Sometimes trips don’t always go as planned. Sometimes we have to pull out our maps and compasses and orient everything to north as we try to find our way. Please welcome Lisa to the website today with a true story about fun, adventure and getting lost (and then found) on the trail. Thanks, Lisa (and stay tuned because she’ll be a guest on an upcoming podcast episode!)


There’s something to be said for mindfulness.

My friends Heather and Joe were all over a spur-of-the-moment overnight backpacking adventure on the northernmost section of the Knobstone Trail in Southern Indiana. It was May, great weather was forecast, and none of us had been on this trail that was darn close to our backyards.

When we arrived at the Delaney Park Trailhead to find 20-plus Boy Scouts and their troop leaders assembling to set off on the same trail, we didn’t take much of a pause—no moment of grounding and talking over our plan—before taking off from the car at a slight jog. We had no desire to be caught in the trail-wake of a crowd like that! We giggled and lamented the luck of arriving at the same time as a hoard of kids, all the way across the creek and up the hill, following the trail of what appeared to be an old logging road.

As we settled into a more-suitable backpacking pace, we caught each other up on our lives.

Just as the chatter started to die down, so did our trail, until it looked less like a trail than a deer path and we had really no trail at all.

Where was the last trail mark? Neither Heather or I remembered seeing one since crossing the creek at the very beginning. Looking at the map, there were no side trails and nothing that intersected, but then I remembered each mile of the Knobstone Trail is marked with a number. We’d definitely hiked more than a mile, but we hadn’t seen any numbers, either. With such a clear, wide trail for the first half a mile or more, we didn’t question the lack of marks. We should have payed closer attention.

I should pause here to say this was the first time that the three of us had hiked all together. It’s possible Heather didn’t know what she was getting herself into, because Joe and I can’t go hiking without getting lost. We’ve probably gone out more than a dozen times, and I bet we’ve lost our way—or at least seriously questioned our way—on 80 percent of those trails. Most of them were far simpler than the Knobstone Trail.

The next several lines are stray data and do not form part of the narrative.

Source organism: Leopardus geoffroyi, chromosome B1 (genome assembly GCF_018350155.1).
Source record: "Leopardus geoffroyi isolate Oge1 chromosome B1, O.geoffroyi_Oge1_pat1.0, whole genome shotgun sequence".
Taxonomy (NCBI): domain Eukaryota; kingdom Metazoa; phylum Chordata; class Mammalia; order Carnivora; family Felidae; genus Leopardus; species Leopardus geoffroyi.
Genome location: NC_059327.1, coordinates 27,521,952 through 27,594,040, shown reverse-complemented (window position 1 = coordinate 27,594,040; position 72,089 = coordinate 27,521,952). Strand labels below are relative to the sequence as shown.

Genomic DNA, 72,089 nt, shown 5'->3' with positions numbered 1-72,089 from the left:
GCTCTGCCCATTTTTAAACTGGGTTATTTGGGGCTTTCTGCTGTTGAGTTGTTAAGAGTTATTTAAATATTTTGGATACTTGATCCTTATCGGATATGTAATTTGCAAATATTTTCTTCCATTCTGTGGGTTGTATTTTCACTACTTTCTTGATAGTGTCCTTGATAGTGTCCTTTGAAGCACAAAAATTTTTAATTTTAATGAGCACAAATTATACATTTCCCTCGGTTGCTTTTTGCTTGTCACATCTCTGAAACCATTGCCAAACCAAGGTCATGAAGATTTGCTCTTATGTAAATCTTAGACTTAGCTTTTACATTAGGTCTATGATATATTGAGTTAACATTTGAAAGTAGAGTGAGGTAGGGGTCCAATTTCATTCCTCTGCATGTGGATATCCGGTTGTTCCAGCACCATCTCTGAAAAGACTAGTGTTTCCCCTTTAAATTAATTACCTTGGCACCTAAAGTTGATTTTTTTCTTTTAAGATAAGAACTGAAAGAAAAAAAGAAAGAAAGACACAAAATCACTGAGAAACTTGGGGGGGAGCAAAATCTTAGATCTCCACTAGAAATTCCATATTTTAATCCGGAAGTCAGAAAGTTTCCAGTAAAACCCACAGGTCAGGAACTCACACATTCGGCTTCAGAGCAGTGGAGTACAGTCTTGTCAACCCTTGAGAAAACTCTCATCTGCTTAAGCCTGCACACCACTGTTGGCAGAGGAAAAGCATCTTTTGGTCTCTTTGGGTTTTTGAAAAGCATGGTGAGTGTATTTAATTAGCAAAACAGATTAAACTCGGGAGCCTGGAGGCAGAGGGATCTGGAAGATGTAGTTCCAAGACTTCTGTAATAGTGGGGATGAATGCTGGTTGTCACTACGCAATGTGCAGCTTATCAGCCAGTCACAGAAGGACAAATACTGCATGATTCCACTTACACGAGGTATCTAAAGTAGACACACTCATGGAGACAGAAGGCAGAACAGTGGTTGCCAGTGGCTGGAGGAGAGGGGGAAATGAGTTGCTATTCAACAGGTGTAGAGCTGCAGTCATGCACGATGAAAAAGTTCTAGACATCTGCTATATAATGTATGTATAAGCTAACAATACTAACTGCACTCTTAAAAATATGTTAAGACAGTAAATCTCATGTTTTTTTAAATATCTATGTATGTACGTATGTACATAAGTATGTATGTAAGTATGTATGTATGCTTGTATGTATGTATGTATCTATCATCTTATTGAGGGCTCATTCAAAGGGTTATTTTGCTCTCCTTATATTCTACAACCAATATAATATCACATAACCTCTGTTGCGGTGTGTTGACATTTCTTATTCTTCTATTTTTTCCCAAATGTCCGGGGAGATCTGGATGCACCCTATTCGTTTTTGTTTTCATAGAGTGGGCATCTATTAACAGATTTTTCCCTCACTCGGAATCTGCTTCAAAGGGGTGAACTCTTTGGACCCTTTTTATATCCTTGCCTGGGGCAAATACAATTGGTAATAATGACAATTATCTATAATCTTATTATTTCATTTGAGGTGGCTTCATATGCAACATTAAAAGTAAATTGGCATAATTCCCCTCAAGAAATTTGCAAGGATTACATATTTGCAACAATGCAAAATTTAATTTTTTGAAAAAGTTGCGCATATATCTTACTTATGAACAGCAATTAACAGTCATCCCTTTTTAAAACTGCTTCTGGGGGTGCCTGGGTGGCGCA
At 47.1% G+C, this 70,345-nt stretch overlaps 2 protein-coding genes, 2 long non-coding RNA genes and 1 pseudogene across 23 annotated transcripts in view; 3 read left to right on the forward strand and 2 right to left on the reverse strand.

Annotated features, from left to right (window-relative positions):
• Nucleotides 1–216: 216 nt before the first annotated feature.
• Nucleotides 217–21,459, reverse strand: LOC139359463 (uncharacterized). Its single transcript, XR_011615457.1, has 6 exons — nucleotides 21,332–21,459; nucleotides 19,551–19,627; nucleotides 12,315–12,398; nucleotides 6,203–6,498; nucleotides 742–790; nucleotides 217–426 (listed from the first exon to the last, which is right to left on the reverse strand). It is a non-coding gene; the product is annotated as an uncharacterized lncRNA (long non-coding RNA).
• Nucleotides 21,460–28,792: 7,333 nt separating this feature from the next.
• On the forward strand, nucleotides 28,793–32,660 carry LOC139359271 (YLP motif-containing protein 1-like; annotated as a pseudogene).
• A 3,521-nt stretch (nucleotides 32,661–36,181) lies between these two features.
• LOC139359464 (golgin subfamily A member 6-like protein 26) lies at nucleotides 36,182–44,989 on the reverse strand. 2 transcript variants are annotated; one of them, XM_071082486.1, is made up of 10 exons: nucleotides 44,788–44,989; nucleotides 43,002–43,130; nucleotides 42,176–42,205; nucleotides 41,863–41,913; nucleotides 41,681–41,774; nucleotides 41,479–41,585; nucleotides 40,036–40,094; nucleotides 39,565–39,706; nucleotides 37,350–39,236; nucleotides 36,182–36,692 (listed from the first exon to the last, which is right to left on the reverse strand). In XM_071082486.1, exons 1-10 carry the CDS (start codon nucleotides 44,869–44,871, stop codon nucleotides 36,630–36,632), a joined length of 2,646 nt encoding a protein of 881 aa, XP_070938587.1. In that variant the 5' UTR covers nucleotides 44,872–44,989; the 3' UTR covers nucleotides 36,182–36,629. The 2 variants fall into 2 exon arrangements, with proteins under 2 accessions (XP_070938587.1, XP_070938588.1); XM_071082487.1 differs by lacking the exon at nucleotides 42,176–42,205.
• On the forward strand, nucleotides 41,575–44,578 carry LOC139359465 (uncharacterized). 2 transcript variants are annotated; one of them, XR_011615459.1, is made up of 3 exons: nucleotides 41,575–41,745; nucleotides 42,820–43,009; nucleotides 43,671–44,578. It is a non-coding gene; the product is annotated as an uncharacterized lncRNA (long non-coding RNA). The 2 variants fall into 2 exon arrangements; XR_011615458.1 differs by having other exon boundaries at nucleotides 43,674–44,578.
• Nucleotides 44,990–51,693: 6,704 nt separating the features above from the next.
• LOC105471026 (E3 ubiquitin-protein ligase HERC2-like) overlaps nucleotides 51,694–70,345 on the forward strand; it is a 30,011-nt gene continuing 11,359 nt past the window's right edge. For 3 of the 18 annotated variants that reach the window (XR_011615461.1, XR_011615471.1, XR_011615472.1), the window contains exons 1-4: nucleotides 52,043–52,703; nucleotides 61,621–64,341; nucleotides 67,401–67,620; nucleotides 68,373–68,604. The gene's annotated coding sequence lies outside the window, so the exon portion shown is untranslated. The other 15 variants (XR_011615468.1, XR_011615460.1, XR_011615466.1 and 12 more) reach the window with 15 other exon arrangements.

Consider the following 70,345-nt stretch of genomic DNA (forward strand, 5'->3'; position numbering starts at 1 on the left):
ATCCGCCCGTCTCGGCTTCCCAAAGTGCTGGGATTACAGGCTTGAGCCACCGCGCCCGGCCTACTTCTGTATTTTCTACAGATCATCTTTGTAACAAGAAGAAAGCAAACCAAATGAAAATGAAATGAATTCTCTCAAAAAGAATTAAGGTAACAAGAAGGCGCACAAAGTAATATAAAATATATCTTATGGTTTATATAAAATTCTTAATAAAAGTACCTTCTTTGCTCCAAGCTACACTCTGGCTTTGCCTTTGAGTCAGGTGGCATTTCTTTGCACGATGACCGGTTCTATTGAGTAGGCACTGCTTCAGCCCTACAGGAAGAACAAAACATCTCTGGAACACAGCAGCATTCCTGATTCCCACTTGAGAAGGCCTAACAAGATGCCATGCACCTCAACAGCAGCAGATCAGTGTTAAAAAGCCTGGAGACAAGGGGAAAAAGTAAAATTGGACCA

Heather and Joe tried picking their way forward into the direction that this trail might continue while I went back a ways looking for marks or turns in the trail that we might have missed. I found nothing, and they found nothing. We just continued on through overgrowth in the sort-of direction that this now-imaginary trail might travel, driven by pride and a hunch. It was only about 100 yards before we picked up a bit of a trail again and then another logging road—this one graveled and clearly more in use. Again we looked at the map, and again we found nothing helpful.

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This is where I realized the great benefit of backpacking over car camping: When we get lost like this, we already have our sleeping and eating stuff with us, so we can just set up camp as we please. There’s no concern of needing to get out of the woods before dark. The opposite, in fact, is the goal.

Walking along this more-developed logging road, one of us actually found a trail mark in the woods, to the right. We happily dodged trees and rocks and rejoined our lost trail. We didn’t know where we actually diverged from the trail to begin with, so it was hard for any of us to pinpoint exactly where we were at that moment, but we knew were we thought we were or at least where we should be on the loop. We pulled out a compass and headed north. From the wear and tear on the trail, it looked like our Boy Scout friends had already gone on through, so at least the mission of avoiding the crowd was still on track.

Our next mission was to turn left onto the Spurgeon Hollow Loop to do our planned 11 miles total. This junction comes between trail-mile-numbers 46d and 45d. When we came to the first number on the trail, we were elated to now be on the actual path, but no one bothered to confirm our location on the map. Then we came to the second trail-mile number and realized the numbers were going up, not down. We were going the wrong way.

In our scout-troop-averting fervor, we crossed the actual trail in the creek bed in the very beginning. Unbeknownst to us, the logging road we started on cut diagonally across the loop, so when we found the real trail again, we were in the northeast corner, not the northwest corner.

And at this point, I learned the problem with loop hikes—you really need to know where you are before you know which direction you should be heading. This was a good time to stop for a snack and a sip from the flask.

We just laughed this off, because there wasn’t much else we could do. We just continued on in that now-south direction, waved at our car in the parking lot as we went past, and hiked along the loop to find a campsite in the area we’d originally planned for the night.

Trail distance:

Day 1: 6 miles hiked; 8 miles planned

Day 2: 2 miles hiked; 3 miles planned

Joe, Heather and I talked about backpacking the whole length of the Knobstone Trail in sections—it’s 58 miles total. It was a lovely trail and surprisingly varied terrain for a state that I always think of as pancake-flat. (Yes, I know Southern Indiana is beautiful.) So I look forward to seeing the other 48 miles, which I hope to take in more mindfully.


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